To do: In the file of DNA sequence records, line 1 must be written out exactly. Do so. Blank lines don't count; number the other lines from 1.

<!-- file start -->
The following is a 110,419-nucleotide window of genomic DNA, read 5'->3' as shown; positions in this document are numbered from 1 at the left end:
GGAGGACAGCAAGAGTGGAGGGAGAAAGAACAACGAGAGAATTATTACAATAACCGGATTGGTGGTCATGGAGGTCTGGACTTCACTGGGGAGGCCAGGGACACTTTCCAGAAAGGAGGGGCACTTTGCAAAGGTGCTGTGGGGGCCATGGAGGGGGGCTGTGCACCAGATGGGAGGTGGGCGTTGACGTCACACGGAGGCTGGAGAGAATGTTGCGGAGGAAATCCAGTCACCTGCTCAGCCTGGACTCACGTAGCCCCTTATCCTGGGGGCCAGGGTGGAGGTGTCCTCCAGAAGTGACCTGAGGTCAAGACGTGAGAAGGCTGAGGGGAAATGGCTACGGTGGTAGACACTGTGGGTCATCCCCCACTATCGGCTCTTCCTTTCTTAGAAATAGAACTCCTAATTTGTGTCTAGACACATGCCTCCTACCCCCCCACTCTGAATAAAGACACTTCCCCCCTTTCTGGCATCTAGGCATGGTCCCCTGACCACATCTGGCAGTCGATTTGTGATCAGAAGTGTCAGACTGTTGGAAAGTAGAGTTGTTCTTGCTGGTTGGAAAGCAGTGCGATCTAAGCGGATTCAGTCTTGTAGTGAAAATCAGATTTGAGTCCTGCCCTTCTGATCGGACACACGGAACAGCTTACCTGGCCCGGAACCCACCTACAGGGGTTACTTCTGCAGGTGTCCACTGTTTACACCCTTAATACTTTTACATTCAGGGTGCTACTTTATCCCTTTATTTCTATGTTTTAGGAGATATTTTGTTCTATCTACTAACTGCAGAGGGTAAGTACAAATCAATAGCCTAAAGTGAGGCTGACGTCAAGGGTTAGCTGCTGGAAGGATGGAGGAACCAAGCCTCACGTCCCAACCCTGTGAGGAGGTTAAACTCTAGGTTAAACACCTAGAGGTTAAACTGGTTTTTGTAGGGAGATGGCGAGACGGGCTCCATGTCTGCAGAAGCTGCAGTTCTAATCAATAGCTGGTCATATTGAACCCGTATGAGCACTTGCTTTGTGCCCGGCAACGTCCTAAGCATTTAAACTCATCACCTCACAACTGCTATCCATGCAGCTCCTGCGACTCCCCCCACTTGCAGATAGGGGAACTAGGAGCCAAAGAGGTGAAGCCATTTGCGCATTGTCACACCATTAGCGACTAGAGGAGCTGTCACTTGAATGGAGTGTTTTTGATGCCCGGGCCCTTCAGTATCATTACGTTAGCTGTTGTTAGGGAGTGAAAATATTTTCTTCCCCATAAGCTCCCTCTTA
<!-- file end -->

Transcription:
The following is a 110,419-nucleotide window of genomic DNA, read 5'->3' as shown; positions in this document are numbered from 1 at the left end: